Catecholamines and Sympathomimetic Drugs
Most of the actions of catecholamines and sympathomimetic agents can be classified into seven broad types:
A peripheral excitatory action on certain types of smooth muscle, such as those in blood vessels supplying skin, kidney, and mucous membranes; and on gland cells, such as those in salivary and sweat glands.
A peripheral inhibitory action on certain other types of smooth muscle, such as those in the wall of the gut, in the bronchial tree, and in blood vessels supplying skeletal muscle.
A cardiac excitatory action that increases heart rate and force of contraction.
Metabolic actions, such as an increase in the rate of glycogenolysis in liver and muscle and liberation of free fatty acids from adipose tissue.
Endocrine actions, such as modulation (increasing or decreasing) of the secretion of insulin, renin, and pituitary hormones.
Actions in the central nervous system (CNS), such as respiratory stimulation, an increase in wakefulness and psychomotor activity, and a reduction in appetite.
Prejunctional actions that either inhibit or facilitate the release of neurotransmitters, the inhibitory action being physiologically more important.
Many of these actions and the receptors that mediate them are summarized in Tables 8–1 and 8–8. Not all sympathomimetic drugs show each of the above types of action to the same degree; however, many of the differences in their effects are only quantitative. The pharmacological properties of these drugs as a class are described in detail for the prototypical agent, epinephrine.
Appreciation of the pharmacological properties of the drugs described in this chapter depends on an understanding of the classification, distribution, and mechanism of action of α and β adrenergic receptors (Chapter 8).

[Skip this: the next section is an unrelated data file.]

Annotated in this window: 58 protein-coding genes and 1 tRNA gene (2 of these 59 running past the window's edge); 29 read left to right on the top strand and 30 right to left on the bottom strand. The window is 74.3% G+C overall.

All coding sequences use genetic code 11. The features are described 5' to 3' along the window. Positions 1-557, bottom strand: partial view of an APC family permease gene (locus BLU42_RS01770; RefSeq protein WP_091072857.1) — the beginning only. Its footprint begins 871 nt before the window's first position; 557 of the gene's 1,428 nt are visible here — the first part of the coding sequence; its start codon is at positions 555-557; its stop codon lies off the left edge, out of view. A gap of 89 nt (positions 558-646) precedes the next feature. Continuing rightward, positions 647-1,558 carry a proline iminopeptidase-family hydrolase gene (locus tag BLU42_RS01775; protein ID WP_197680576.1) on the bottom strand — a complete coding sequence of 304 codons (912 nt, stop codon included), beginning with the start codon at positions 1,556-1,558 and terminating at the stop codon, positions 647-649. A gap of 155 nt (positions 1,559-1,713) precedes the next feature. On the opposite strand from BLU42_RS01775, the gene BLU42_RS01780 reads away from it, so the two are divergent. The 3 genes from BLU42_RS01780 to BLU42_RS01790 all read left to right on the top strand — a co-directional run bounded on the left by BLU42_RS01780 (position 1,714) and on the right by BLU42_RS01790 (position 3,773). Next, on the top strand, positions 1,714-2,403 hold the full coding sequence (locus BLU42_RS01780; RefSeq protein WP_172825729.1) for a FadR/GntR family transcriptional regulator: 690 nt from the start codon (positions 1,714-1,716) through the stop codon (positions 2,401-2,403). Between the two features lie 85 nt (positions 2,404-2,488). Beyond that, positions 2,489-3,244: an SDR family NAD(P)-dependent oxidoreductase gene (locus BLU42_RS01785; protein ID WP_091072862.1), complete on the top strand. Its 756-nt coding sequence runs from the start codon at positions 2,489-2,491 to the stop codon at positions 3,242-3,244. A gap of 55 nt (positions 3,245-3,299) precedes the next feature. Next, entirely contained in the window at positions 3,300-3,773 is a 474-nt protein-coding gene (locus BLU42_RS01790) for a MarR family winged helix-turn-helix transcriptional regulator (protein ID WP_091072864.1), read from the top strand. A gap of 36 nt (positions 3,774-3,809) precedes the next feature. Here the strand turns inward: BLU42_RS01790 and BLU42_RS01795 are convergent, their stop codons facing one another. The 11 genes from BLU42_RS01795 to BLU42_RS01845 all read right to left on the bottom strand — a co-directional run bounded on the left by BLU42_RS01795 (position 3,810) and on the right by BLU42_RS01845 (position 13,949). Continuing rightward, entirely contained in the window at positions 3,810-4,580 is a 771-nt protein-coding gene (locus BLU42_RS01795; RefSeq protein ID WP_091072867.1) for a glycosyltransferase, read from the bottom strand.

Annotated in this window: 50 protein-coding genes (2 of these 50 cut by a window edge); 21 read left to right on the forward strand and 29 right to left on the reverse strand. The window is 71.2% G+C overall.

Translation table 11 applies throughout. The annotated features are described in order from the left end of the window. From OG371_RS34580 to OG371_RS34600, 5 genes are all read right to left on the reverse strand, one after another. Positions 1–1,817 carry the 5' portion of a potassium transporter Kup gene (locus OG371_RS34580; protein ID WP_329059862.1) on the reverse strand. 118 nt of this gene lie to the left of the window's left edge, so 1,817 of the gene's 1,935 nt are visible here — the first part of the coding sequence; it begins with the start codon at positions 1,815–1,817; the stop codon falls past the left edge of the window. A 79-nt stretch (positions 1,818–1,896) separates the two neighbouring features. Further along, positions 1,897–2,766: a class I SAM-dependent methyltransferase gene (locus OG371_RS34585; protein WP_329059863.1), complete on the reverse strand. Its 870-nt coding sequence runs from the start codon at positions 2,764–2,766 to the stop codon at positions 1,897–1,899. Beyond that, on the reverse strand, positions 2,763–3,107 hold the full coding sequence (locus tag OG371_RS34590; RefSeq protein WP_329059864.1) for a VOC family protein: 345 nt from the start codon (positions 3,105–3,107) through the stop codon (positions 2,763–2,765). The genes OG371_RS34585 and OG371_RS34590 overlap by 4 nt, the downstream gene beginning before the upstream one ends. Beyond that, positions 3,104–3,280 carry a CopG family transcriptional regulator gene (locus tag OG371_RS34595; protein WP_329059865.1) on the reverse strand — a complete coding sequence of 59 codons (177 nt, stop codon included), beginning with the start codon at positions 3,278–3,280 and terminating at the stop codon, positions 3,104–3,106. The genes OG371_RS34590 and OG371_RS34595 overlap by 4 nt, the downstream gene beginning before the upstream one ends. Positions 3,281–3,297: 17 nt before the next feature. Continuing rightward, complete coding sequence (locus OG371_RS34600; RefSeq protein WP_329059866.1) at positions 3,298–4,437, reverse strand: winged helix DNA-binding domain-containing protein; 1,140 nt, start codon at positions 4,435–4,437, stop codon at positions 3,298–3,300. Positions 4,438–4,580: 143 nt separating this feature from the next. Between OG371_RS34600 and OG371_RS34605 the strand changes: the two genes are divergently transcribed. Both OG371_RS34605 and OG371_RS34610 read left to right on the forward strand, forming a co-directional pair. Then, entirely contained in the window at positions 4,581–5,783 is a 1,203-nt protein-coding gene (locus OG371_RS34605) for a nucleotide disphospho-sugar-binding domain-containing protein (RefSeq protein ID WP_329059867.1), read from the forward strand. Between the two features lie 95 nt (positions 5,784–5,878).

CLASSIFICATION OF SYMPATHOMIMETIC DRUGS
Catecholamines and sympathomimetic drugs are classified as direct-acting, indirect-acting, or mixed-acting sympathomimetics (Figure 12–1). Direct-acting sympathomimetic drugs act directly on one or more of the adrenergic receptors. These agents may exhibit considerable selectivity for a specific receptor subtype (e.g., phenylephrine for α1, terbutaline for β2) or may have no or minimal selectivity and act on several receptor types (e.g., epinephrine for α1, α2, β1, β2, and β3 receptors; norepinephrine for α1, α2, and β1 receptors). Indirect-acting drugs increase the availability of norepinephrine (NE) or epinephrine to stimulate adrenergic receptors. This can be accomplished in several ways:
Classification of adrenergic receptor agonists (sympathomimetic amines) or drugs that produce sympathomimetic-like effects. For each category, a prototypical drug is shown. (*Not actually sympathetic drugs but produce sympathomimetic-like effects.)
by releasing or displacing NE from sympathetic nerve varicosities
by blocking the transport of NE into sympathetic neurons (e.g., cocaine)
by blocking the metabolizing enzymes, monoamine ...
Log In to View More
If you don't have a subscription, please view our individual subscription options below to find out how you can gain access to this content.
Want remote access to your institution's subscription?
Sign in to your MyAccess profile while you are actively authenticated on this site via your institution (you will be able to verify this by looking at the top right corner of the screen - if you see your institution's name, you are authenticated). Once logged in to your MyAccess profile, you will be able to access your institution's subscription for 90 days from any location. You must be logged in while authenticated at least once every 90 days to maintain this remote access.
If your institution subscribes to this resource, and you don't have a MyAccess profile, please contact your library's reference desk for information on how to gain access to this resource from off-campus.
AccessAnesthesiology Full Site: One-Year Subscription
Connect to the full suite of AccessAnesthesiology content and resources including procedural videos, interactive self-assessment, real-life cases, 20+ textbooks, and more
Pay Per View: Timed Access to all of AccessAnesthesiology
24 Hour Subscription $34.95
48 Hour Subscription $54.95
Pop-up div Successfully Displayed
This div only appears when the trigger link is hovered over.
Otherwise it is hidden from view.